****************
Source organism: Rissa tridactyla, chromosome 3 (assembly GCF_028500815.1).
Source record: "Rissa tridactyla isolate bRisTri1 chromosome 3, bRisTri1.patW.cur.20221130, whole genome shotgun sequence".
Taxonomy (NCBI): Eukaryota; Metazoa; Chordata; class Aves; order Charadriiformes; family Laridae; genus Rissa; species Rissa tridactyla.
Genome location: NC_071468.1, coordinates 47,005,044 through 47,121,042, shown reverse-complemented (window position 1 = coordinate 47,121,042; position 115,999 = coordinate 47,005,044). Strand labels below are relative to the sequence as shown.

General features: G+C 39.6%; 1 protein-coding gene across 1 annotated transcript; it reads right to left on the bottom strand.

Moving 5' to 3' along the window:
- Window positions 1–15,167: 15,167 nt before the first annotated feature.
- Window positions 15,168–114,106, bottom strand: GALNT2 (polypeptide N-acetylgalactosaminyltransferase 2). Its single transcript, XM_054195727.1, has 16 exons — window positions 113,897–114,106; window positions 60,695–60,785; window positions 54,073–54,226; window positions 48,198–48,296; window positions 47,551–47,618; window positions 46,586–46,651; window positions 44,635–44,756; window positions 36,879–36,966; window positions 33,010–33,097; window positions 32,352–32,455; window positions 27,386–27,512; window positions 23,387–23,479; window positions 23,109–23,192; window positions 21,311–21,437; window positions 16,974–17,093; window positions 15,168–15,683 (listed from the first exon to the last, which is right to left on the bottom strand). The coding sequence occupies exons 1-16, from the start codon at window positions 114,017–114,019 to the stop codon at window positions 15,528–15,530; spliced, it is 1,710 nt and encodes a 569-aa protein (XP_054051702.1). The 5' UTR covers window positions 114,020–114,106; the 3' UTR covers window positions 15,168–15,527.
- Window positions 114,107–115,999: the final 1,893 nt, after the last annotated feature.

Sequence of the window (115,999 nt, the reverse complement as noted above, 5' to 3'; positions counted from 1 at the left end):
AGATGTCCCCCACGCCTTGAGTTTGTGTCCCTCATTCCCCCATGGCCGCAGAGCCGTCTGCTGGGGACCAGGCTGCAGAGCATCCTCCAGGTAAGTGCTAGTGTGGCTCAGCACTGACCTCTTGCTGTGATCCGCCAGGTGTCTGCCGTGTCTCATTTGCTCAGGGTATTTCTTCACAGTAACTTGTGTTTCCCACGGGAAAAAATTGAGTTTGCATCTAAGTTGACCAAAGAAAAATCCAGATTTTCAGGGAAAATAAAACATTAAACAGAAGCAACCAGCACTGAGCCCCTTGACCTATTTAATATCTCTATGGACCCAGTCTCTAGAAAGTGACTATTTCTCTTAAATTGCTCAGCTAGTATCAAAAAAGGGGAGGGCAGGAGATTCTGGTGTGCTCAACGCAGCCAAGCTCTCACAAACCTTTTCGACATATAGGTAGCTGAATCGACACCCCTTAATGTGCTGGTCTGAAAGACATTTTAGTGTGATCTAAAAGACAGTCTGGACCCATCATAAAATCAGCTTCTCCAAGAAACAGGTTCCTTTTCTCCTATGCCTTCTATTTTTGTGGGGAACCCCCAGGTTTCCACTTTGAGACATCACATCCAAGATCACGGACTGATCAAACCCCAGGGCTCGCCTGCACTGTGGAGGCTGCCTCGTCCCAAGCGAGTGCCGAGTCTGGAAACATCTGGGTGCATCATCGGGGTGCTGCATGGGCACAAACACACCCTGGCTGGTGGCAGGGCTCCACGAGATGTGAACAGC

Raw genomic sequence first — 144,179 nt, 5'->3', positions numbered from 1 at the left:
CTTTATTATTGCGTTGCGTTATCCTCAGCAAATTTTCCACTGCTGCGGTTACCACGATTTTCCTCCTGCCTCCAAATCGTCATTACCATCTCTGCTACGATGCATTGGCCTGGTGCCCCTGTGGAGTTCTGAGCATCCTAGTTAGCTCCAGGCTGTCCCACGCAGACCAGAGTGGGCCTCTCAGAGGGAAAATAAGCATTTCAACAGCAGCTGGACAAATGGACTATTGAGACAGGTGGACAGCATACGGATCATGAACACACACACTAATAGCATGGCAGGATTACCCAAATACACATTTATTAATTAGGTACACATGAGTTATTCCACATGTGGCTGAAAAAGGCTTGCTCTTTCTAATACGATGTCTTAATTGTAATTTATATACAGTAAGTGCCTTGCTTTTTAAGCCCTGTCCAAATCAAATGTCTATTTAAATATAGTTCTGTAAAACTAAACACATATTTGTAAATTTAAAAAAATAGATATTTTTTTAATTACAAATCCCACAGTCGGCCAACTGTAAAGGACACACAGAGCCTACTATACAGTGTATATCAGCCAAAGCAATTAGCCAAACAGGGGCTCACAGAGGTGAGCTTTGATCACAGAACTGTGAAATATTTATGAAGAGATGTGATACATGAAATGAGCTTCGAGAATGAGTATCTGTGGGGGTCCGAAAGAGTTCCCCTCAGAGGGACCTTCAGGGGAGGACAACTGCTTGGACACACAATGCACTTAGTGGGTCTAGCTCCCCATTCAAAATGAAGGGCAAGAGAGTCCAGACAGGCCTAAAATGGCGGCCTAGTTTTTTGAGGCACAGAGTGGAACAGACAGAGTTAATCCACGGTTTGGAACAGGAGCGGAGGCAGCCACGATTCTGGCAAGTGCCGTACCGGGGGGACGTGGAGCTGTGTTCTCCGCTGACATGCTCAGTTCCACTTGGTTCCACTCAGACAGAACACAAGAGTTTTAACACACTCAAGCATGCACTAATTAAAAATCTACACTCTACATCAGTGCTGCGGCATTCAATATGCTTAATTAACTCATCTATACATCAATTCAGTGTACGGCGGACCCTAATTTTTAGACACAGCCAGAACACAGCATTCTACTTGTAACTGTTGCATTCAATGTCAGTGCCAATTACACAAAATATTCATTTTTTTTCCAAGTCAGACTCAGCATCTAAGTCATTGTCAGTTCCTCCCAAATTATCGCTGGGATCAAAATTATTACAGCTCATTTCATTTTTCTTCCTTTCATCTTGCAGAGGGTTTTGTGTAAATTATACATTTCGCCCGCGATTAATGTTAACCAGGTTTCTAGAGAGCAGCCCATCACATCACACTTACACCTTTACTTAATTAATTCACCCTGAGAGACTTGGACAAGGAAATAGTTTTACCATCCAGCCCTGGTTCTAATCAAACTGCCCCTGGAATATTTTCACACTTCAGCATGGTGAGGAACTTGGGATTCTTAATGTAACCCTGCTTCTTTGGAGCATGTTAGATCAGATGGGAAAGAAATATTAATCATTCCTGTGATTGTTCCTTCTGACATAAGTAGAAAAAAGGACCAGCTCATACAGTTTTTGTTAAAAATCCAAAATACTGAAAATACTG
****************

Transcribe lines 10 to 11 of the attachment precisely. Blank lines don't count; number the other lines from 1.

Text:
Sequence of the window (115,999 nt, the reverse complement as noted above, 5' to 3'; positions counted from 1 at the left end):
AGATGTCCCCCACGCCTTGAGTTTGTGTCCCTCATTCCCCCATGGCCGCAGAGCCGTCTGCTGGGGACCAGGCTGCAGAGCATCCTCCAGGTAAGTGCTAGTGTGGCTCAGCACTGACCTCTTGCTGTGATCCGCCAGGTGTCTGCCGTGTCTCATTTGCTCAGGGTATTTCTTCACAGTAACTTGTGTTTCCCACGGGAAAAAATTGAGTTTGCATCTAAGTTGACCAAAGAAAAATCCAGATTTTCAGGGAAAATAAAACATTAAACAGAAGCAACCAGCACTGAGCCCCTTGACCTATTTAATATCTCTATGGACCCAGTCTCTAGAAAGTGACTATTTCTCTTAAATTGCTCAGCTAGTATCAAAAAAGGGGAGGGCAGGAGATTCTGGTGTGCTCAACGCAGCCAAGCTCTCACAAACCTTTTCGACATATAGGTAGCTGAATCGACACCCCTTAATGTGCTGGTCTGAAAGACATTTTAGTGTGATCTAAAAGACAGTCTGGACCCATCATAAAATCAGCTTCTCCAAGAAACAGGTTCCTTTTCTCCTATGCCTTCTATTTTTGTGGGGAACCCCCAGGTTTCCACTTTGAGACATCACATCCAAGATCACGGACTGATCAAACCCCAGGGCTCGCCTGCACTGTGGAGGCTGCCTCGTCCCAAGCGAGTGCCGAGTCTGGAAACATCTGGGTGCATCATCGGGGTGCTGCATGGGCACAAACACACCCTGGCTGGTGGCAGGGCTCCACGAGATGTGAACAGC